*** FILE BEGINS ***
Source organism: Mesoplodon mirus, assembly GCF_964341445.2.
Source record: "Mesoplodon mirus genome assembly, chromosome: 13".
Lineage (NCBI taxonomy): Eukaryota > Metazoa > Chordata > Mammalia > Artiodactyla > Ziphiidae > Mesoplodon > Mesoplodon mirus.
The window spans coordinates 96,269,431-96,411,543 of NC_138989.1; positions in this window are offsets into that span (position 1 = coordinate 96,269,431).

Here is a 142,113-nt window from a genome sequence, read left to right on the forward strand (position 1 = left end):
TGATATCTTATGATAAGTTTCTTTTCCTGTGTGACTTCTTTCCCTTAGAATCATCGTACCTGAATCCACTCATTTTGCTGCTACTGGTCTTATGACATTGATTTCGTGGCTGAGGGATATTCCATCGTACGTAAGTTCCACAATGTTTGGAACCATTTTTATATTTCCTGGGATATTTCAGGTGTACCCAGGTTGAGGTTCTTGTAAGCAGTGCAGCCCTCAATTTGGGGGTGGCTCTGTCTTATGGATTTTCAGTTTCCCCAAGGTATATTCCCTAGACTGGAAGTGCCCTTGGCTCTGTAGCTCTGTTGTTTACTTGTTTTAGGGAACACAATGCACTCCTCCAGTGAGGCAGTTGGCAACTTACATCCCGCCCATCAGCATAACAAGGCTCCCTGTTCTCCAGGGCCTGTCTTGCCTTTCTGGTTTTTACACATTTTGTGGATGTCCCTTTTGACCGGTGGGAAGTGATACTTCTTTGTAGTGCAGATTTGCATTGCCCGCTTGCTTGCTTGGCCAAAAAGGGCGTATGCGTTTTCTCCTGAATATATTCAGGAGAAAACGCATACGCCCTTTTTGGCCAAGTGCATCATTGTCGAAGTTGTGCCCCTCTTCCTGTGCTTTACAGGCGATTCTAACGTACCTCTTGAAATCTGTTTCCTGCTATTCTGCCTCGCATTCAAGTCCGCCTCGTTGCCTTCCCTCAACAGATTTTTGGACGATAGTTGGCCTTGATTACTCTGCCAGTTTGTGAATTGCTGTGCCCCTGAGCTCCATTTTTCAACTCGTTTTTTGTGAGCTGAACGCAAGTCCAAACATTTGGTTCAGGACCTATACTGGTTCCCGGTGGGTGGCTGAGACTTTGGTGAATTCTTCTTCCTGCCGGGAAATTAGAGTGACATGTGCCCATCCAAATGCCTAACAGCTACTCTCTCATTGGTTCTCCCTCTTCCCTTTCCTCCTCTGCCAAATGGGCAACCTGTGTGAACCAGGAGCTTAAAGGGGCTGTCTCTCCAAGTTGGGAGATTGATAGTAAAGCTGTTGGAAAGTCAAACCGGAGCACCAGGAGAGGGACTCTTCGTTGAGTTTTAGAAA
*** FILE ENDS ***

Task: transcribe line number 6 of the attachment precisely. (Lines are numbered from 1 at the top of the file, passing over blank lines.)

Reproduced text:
TGATATCTTATGATAAGTTTCTTTTCCTGTGTGACTTCTTTCCCTTAGAATCATCGTACCTGAATCCACTCATTTTGCTGCTACTGGTCTTATGACATTGATTTCGTGGCTGAGGGATATTCCATCGTACGTAAGTTCCACAATGTTTGGAACCATTTTTATATTTCCTGGGATATTTCAGGTGTACCCAGGTTGAGGTTCTTGTAAGCAGTGCAGCCCTCAATTTGGGGGTGGCTCTGTCTTATGGATTTTCAGTTTCCCCAAGGTATATTCCCTAGACTGGAAGTGCCCTTGGCTCTGTAGCTCTGTTGTTTACTTGTTTTAGGGAACACAATGCACTCCTCCAGTGAGGCAGTTGGCAACTTACATCCCGCCCATCAGCATAACAAGGCTCCCTGTTCTCCAGGGCCTGTCTTGCCTTTCTGGTTTTTACACATTTTGTGGATGTCCCTTTTGACCGGTGGGAAGTGATACTTCTTTGTAGTGCAGATTTGCATTGCCCGCTTGCTTGCTTGGCCAAAAAGGGCGTATGCGTTTTCTCCTGAATATATTCAGGAGAAAACGCATACGCCCTTTTTGGCCAAGTGCATCATTGTCGAAGTTGTGCCCCTCTTCCTGTGCTTTACAGGCGATTCTAACGTACCTCTTGAAATCTGTTTCCTGCTATTCTGCCTCGCATTCAAGTCCGCCTCGTTGCCTTCCCTCAACAGATTTTTGGACGATAGTTGGCCTTGATTACTCTGCCAGTTTGTGAATTGCTGTGCCCCTGAGCTCCATTTTTCAACTCGTTTTTTGTGAGCTGAACGCAAGTCCAAACATTTGGTTCAGGACCTATACTGGTTCCCGGTGGGTGGCTGAGACTTTGGTGAATTCTTCTTCCTGCCGGGAAATTAGAGTGACATGTGCCCATCCAAATGCCTAACAGCTACTCTCTCATTGGTTCTCCCTCTTCCCTTTCCTCCTCTGCCAAATGGGCAACCTGTGTGAACCAGGAGCTTAAAGGGGCTGTCTCTCCAAGTTGGGAGATTGATAGTAAAGCTGTTGGAAAGTCAAACCGGAGCACCAGGAGAGGGACTCTTCGTTGAGTTTTAGAAA